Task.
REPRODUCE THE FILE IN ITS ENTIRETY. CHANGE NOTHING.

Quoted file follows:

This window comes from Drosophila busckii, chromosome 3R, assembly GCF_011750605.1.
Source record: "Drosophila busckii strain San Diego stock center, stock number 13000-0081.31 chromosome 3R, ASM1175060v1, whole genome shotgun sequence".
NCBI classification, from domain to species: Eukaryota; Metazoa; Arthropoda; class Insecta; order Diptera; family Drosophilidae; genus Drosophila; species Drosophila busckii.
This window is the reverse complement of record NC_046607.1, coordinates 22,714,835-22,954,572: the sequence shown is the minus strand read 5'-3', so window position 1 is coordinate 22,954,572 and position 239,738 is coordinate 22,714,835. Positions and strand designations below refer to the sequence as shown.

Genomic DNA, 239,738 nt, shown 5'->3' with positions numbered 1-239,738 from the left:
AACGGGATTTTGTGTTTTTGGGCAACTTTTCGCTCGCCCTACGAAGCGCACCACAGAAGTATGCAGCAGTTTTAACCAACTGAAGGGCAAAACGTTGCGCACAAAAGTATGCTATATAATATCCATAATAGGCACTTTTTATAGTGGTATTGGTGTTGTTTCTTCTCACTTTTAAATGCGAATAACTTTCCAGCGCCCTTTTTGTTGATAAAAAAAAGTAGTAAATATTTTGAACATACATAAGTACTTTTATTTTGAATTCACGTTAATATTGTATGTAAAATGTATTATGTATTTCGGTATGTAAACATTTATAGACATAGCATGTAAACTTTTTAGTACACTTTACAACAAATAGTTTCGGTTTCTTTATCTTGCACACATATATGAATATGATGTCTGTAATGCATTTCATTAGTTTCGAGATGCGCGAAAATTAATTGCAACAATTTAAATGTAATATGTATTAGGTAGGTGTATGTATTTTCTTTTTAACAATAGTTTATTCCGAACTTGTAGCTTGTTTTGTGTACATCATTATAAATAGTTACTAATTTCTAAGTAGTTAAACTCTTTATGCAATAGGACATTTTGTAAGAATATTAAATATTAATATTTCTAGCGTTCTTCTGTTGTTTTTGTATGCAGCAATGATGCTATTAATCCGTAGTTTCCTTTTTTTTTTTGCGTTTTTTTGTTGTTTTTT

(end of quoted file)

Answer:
This window comes from Drosophila busckii, chromosome 3R, assembly GCF_011750605.1.
Source record: "Drosophila busckii strain San Diego stock center, stock number 13000-0081.31 chromosome 3R, ASM1175060v1, whole genome shotgun sequence".
NCBI classification, from domain to species: Eukaryota; Metazoa; Arthropoda; class Insecta; order Diptera; family Drosophilidae; genus Drosophila; species Drosophila busckii.
This window is the reverse complement of record NC_046607.1, coordinates 22,714,835-22,954,572: the sequence shown is the minus strand read 5'-3', so window position 1 is coordinate 22,954,572 and position 239,738 is coordinate 22,714,835. Positions and strand designations below refer to the sequence as shown.

Genomic DNA, 239,738 nt, shown 5'->3' with positions numbered 1-239,738 from the left:
AACGGGATTTTGTGTTTTTGGGCAACTTTTCGCTCGCCCTACGAAGCGCACCACAGAAGTATGCAGCAGTTTTAACCAACTGAAGGGCAAAACGTTGCGCACAAAAGTATGCTATATAATATCCATAATAGGCACTTTTTATAGTGGTATTGGTGTTGTTTCTTCTCACTTTTAAATGCGAATAACTTTCCAGCGCCCTTTTTGTTGATAAAAAAAAGTAGTAAATATTTTGAACATACATAAGTACTTTTATTTTGAATTCACGTTAATATTGTATGTAAAATGTATTATGTATTTCGGTATGTAAACATTTATAGACATAGCATGTAAACTTTTTAGTACACTTTACAACAAATAGTTTCGGTTTCTTTATCTTGCACACATATATGAATATGATGTCTGTAATGCATTTCATTAGTTTCGAGATGCGCGAAAATTAATTGCAACAATTTAAATGTAATATGTATTAGGTAGGTGTATGTATTTTCTTTTTAACAATAGTTTATTCCGAACTTGTAGCTTGTTTTGTGTACATCATTATAAATAGTTACTAATTTCTAAGTAGTTAAACTCTTTATGCAATAGGACATTTTGTAAGAATATTAAATATTAATATTTCTAGCGTTCTTCTGTTGTTTTTGTATGCAGCAATGATGCTATTAATCCGTAGTTTCCTTTTTTTTTTTGCGTTTTTTTGTTGTTTTTT